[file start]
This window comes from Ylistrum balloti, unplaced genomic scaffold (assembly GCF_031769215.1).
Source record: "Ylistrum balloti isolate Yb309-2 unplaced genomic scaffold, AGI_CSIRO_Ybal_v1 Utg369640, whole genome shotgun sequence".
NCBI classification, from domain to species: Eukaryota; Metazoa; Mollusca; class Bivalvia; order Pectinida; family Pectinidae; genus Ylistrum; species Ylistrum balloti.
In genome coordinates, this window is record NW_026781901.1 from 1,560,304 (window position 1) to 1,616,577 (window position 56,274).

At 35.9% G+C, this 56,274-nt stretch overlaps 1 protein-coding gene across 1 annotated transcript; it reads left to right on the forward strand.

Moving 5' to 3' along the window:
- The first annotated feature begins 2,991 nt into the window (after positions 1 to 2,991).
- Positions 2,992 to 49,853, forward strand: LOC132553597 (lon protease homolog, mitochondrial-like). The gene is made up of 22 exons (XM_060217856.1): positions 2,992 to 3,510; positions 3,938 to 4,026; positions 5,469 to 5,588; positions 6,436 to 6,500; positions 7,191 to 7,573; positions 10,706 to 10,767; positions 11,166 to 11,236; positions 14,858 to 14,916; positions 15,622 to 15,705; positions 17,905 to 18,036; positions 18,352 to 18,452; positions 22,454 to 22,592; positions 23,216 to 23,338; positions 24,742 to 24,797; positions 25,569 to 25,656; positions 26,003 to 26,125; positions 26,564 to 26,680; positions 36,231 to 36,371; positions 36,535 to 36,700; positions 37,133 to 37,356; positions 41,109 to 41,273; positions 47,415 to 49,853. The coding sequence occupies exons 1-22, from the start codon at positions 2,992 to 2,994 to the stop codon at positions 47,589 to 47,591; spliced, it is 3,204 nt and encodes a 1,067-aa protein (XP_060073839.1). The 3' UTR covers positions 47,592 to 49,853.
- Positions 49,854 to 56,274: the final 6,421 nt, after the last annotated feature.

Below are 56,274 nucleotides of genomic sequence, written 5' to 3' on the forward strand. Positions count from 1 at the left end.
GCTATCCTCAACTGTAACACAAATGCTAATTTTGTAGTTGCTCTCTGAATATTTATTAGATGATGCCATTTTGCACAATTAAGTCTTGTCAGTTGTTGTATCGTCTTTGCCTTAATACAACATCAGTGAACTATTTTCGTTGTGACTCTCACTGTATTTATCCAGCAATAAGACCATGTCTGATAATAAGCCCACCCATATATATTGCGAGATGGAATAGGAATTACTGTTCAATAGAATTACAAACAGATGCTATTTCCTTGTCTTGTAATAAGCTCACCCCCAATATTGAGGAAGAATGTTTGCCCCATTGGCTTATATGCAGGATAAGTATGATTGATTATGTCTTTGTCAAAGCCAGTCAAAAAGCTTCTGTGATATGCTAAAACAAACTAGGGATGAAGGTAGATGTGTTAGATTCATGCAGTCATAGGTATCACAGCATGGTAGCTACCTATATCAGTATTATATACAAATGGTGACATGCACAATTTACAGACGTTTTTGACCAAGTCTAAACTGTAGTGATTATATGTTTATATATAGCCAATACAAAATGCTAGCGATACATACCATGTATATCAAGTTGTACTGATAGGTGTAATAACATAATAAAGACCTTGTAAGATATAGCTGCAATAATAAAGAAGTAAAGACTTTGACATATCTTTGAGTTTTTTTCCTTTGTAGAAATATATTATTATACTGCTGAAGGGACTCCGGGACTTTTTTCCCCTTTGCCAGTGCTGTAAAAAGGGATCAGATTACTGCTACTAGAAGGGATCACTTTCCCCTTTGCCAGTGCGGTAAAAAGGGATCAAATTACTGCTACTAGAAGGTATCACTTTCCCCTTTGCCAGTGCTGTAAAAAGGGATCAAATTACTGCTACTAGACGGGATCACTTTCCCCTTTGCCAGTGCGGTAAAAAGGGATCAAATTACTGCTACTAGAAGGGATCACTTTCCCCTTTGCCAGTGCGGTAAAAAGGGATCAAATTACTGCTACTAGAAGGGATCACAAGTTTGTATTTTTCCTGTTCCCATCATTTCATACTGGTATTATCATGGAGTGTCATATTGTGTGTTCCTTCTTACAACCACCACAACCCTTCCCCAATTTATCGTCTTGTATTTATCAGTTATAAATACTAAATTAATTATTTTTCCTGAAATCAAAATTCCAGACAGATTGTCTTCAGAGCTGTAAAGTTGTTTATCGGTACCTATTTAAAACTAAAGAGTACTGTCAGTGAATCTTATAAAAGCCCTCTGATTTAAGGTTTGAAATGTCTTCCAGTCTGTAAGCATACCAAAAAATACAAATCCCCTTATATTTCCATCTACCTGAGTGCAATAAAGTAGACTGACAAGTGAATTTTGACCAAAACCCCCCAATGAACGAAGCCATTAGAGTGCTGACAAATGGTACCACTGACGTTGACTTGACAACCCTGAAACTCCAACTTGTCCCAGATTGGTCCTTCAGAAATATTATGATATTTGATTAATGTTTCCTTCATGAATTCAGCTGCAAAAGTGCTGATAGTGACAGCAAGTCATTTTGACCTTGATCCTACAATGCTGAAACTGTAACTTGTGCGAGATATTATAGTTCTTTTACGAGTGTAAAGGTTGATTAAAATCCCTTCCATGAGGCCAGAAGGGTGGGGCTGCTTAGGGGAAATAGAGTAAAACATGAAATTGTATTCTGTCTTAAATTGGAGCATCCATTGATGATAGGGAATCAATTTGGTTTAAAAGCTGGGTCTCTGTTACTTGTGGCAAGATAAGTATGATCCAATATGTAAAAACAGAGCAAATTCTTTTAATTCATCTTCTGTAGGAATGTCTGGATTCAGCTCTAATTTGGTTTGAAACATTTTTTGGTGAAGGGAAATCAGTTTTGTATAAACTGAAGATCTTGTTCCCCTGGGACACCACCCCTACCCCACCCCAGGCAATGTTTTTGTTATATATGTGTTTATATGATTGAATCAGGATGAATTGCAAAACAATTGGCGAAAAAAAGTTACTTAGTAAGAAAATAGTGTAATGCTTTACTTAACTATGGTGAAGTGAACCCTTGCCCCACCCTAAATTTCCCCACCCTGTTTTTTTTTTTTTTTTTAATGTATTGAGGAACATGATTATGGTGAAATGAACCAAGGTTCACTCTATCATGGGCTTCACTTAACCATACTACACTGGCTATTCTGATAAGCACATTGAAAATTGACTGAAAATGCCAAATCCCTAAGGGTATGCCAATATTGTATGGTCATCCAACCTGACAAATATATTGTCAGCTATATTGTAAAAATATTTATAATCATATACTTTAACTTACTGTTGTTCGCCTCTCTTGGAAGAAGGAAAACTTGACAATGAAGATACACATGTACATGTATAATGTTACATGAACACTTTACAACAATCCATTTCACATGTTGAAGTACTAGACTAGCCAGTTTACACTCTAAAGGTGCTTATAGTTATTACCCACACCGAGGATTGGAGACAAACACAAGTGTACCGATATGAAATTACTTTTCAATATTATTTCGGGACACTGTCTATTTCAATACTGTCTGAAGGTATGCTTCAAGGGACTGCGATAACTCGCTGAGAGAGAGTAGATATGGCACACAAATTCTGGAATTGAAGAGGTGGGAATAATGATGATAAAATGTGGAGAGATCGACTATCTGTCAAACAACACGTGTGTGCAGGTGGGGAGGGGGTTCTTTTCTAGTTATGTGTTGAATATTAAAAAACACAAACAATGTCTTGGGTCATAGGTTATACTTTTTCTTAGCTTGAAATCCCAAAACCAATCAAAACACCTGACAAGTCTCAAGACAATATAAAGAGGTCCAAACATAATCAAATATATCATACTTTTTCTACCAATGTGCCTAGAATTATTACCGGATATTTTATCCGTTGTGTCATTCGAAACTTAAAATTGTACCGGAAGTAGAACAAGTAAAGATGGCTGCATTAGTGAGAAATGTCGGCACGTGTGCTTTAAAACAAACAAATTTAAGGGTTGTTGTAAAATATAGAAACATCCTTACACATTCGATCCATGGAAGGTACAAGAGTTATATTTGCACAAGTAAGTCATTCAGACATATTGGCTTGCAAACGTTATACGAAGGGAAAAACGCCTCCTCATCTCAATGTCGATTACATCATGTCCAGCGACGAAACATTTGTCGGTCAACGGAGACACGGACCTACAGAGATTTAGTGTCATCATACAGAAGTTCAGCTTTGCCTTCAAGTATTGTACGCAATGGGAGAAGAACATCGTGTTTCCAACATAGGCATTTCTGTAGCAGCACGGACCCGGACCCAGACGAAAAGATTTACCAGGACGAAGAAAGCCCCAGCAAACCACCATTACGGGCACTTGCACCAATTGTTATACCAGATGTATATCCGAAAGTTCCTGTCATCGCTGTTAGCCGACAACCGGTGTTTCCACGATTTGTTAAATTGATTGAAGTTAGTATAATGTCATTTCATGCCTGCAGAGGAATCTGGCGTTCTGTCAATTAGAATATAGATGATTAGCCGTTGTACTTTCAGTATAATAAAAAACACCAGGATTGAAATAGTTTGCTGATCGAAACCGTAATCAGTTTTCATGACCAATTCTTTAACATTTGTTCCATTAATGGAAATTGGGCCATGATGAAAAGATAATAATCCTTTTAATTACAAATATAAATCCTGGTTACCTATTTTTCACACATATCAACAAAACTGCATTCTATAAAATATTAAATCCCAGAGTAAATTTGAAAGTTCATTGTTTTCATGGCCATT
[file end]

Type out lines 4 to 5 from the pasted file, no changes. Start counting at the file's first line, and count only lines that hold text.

In genome coordinates, this window is record NW_026781901.1 from 1,560,304 (window position 1) to 1,616,577 (window position 56,274).

At 35.9% G+C, this 56,274-nt stretch overlaps 1 protein-coding gene across 1 annotated transcript; it reads left to right on the forward strand.